Write template emails. Save your replies to client emails. Come back later and polish them into a template that you can copy and paste the next time the question comes up.
Set expectations up front. What's included in your service. More importantly, what's not included.
Teach your clients to sell. I send this article to all new clients.
Watch for the few clients who take up most of your support resources. The 80/20 rule applies to client support requests. 80% of your clients won’t ask for much. A small proportion will bleed you dry.
Block out time for incoming client calls. I take incoming client calls on Tuesday and Thursday afternoons. The rest of the week is mine.
Allow clients to book their own calls. Email ping-pong is a waste of time. I use Calendly for this.
Pre-empt common questions. How often have you been asked "Why can't I see my ads?" I pre-empt this and other common questions with a series of emails for new clients.
Don’t build everything for small campaigns. A small budget can't support every feature and opportunity Google offers.
Focus on bottom of funnel keywords. These will lead to quicker sales.
Don’t split test all your adverts. Split test in your busiest ad groups and roll winning elements out everywhere.
3 bullet-proof optimisations will get you most of the way there. Police search terms reports for negative keywords. Promote high-converting search terms to an alpha campaign with it's own budget. Block low-converting search terms.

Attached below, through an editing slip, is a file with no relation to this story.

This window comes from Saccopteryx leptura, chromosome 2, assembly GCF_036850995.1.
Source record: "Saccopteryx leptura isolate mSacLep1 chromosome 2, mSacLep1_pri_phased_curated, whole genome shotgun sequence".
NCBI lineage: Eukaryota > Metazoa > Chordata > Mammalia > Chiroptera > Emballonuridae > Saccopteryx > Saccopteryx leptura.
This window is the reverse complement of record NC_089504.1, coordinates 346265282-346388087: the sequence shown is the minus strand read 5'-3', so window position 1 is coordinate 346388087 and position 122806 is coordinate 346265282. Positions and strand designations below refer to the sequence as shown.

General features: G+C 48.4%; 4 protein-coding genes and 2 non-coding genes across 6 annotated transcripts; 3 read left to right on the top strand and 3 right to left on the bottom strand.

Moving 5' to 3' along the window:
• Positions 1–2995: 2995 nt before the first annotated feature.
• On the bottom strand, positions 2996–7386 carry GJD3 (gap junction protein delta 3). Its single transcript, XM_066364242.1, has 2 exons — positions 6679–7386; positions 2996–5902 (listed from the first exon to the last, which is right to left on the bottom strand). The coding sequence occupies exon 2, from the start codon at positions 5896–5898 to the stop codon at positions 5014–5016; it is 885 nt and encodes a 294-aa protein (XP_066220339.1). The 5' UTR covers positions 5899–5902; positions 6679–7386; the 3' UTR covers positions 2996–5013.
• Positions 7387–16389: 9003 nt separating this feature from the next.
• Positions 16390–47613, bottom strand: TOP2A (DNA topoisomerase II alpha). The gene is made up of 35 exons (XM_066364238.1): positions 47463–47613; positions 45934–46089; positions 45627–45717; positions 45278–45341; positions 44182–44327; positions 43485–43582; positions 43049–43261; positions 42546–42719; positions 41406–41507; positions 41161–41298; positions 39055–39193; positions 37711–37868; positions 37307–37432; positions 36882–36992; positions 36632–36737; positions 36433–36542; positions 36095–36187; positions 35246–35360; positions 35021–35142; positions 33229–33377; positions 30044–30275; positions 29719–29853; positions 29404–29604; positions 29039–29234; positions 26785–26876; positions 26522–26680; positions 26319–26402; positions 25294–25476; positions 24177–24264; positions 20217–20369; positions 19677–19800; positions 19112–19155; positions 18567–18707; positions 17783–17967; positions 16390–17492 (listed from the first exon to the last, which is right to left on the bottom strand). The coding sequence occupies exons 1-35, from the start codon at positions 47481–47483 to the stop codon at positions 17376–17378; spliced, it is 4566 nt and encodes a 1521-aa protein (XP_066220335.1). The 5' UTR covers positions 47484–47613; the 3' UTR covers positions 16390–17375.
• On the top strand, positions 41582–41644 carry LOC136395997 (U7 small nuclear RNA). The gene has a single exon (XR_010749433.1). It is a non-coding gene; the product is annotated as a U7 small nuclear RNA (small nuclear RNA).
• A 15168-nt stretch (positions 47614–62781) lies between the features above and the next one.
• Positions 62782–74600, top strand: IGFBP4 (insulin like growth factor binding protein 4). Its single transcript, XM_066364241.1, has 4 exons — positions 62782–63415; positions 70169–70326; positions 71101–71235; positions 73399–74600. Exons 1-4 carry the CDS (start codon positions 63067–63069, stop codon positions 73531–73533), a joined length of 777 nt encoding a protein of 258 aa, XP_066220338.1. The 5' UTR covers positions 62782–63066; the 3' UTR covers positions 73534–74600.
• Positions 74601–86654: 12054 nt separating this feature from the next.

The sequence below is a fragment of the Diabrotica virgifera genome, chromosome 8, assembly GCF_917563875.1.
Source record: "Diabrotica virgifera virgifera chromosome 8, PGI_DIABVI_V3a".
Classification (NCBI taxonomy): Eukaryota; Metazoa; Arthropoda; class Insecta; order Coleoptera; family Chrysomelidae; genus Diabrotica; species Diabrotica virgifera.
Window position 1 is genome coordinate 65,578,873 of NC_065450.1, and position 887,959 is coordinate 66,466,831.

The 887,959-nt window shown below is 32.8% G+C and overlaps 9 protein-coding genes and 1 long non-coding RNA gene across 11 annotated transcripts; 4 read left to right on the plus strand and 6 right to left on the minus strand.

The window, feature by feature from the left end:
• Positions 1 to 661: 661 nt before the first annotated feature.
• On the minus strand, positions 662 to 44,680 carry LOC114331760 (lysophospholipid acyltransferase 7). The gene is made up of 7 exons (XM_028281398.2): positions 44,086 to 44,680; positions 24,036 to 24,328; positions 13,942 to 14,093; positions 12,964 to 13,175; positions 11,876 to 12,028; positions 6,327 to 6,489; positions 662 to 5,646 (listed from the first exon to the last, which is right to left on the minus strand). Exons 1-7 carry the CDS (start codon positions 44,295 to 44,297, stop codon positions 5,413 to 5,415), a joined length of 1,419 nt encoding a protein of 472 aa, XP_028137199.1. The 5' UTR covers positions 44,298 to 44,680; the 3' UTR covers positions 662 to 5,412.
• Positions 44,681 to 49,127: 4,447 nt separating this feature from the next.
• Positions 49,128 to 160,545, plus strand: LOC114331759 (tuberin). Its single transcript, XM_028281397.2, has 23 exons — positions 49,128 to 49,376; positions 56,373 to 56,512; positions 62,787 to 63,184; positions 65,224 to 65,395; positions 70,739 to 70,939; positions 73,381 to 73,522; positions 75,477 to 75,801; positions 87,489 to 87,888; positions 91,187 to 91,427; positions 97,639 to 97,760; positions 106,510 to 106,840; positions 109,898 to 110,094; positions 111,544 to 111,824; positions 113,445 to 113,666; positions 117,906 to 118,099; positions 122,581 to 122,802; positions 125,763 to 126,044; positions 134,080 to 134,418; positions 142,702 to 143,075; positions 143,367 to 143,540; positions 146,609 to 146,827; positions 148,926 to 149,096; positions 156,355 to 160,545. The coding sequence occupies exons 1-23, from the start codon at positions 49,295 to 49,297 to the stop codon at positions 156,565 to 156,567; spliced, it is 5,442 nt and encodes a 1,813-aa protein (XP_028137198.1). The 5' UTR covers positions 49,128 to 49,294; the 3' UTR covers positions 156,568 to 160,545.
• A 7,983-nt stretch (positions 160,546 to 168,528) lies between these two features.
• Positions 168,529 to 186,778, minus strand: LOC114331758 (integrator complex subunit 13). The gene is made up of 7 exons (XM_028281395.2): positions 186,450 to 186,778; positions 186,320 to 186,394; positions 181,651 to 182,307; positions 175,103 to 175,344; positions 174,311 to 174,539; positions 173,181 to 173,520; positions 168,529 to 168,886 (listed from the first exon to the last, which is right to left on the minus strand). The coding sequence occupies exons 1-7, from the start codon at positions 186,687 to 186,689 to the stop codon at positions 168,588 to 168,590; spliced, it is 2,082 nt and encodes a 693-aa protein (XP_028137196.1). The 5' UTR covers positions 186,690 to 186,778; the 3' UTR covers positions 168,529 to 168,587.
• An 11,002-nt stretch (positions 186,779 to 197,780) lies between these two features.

Reports invite questions. Reporting numbers without context for those numbers is meaningless.
Don’t report on your activity. You wouldn't make changes without enough data. You wouldn't stop a split test before there was a result. Sometimes doing nothing is best for the campaign. But, sending a report full of nothing makes it look like you've been lazy. Better not to send these kinds of reports at all.
Don’t report on intermediate metrics. Metrics like CTR and QS are there to help you, not the client.
Report on metrics closest to the client's business. I send one report, automatically, every Friday. It contains a list of leads generated this week. Nothing else.
Complex reports get archived, unread, after the second month.
Charge up front for setup. Amortising the cost of a new campaign build in your monthly invoice makes your fee look huge compared with the ad budget.
Don’t price as a percentage of ad spend. Percentage based pricing works for medium budgets. It breaks down at low and high budgets. I prefer a fixed monthly fee.
Don’t offer credit. You need a credit control department if you invoice in arrears. You have to be able to assess client's creditworthiness, issue invoices, chase late payers and take action when people don't pay. Better to avoid this and get your money up front.
Have your clients pay Google. See above.
Automate monthly billing. Stripe bills my clients every month. If the charge is successful, Stripe tells our system. Our system generates an invoice, marks it paid, turns it into a PDF and emails it to the client. If there is a problem with the payment, Stripe tells our system and the system tells the client. There is no human intervention.